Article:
May 12,2015

Press Contact:

Aaron Fobes, Julia Lawless (202)224-4515

A Trade Tool for the 21st Century

Trade Promotion Authority Sets High Objectives for the New Economy


The United States lost an important trade tool when Trade Promotion Authority (TPA) expired in 2007.  Since then, the rest of the world has notified the World Trade Organization (WTO) of more than 140 bilateral or regional trade agreements.  The United States, however, has signed zero.  Such lack of action has only kept American businesses on the sidelines and without an opportunity to expand economic opportunities abroad.

In spite of this, nearly a decade a later, a new American economy focused on innovation, cutting-edge technology and 21st century advancements has emerged here at home.

It’s time to share this success, increase the nation’s global footprint and ensure American-made goods and services are being sold across the world.    

With Congress expected to take up bipartisan legislation to renew TPA this week, there’s a real opportunity for the United States to take the first step to see that the products of the new American economy have fair access to new international markets.

The Good News:  The United States has led in developing this new economy driven by technological advances.  The emergence of smart phones, tablets, social media and on-demand apps have fundamentally changed American life.  Catalyzed by a growing and innovative technology sector, the new economy is a result of tireless efforts from American entrepreneurs and small businesses that have invested time, capital, and resources into creating new products here at home.

Now, Congress has a unique opportunity to help Americans sell those technology products abroad by renewing TPA.

The Better News: The Congressional Trade Priorities and Accountability Act (TPA 2015) that is being taken up in the Senate this week is fully equipped to meet the needs of the new economy so that American entrepreneurs, business, and workers can have better opportunities to sell their products abroad.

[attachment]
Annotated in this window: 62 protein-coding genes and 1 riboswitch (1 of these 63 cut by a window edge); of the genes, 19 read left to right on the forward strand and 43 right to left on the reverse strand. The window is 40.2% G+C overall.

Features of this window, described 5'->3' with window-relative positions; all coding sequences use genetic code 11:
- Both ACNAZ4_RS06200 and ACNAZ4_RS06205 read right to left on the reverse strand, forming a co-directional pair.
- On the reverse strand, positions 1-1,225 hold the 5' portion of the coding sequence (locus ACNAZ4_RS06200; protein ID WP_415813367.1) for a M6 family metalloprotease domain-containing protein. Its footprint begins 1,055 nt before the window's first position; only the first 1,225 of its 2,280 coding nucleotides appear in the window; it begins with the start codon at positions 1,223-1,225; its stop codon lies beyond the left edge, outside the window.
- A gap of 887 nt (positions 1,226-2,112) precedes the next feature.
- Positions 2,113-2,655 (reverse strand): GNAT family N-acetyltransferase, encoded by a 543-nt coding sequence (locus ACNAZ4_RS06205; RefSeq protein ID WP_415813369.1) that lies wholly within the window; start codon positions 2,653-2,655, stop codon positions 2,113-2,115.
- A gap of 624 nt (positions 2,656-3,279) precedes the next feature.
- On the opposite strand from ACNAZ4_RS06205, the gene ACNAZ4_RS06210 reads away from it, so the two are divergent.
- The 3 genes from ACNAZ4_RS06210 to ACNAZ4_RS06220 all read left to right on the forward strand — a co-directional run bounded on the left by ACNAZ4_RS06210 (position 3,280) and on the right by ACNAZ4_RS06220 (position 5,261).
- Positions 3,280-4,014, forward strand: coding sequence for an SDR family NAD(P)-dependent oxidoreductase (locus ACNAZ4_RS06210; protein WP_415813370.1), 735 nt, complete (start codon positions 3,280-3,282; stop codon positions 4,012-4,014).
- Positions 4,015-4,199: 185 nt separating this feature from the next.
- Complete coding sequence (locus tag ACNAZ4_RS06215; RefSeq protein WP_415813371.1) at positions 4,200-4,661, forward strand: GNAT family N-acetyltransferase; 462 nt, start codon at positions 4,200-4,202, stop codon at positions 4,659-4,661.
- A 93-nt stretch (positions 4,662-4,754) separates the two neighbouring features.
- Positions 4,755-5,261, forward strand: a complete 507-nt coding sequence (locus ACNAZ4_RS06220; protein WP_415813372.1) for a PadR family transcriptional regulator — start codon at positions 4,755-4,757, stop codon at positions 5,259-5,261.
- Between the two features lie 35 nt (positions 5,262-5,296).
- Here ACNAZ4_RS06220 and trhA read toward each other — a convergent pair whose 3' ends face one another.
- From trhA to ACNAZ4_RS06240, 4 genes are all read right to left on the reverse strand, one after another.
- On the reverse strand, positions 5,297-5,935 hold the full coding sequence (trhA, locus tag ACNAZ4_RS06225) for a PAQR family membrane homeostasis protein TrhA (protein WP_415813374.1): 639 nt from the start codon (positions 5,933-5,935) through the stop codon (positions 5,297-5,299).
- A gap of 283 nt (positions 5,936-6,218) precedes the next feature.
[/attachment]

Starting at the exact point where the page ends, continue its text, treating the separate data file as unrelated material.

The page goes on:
Here’s how:

  • Digital Trade and the Internet: TPA 2015 has a new negotiating objective that recognizes the significance of the Internet as a trading platform in international commerce.  This objective, as well as other new objectives on digital trade, make clear to our trading partners that Congress expects them to ensure current trade obligations apply to digital trade and to refrain from using regulations that would impede digital trade – important protections for the American tech industry.
  • Intellectual Property: TPA 2015 calls for trade agreements to provide a high standard of intellectual property (IP) protection that is similar to the standard found in U.S. law.  TPA 2015 also for the first time directs the administration to prevent or eliminate any negotiating partner’s involvement in IP rights violations, including piracy and cyber theft of trade secrets.


  • Cross-Border Data Flows: TPA 2015 directs the administration to ensure that our negotiating counterparts do not restrict cross-border data flows, or require local storage or processing of data.


For a section-by-section breakdown of how TPA 2015 will address the 21st century digital economy, click here.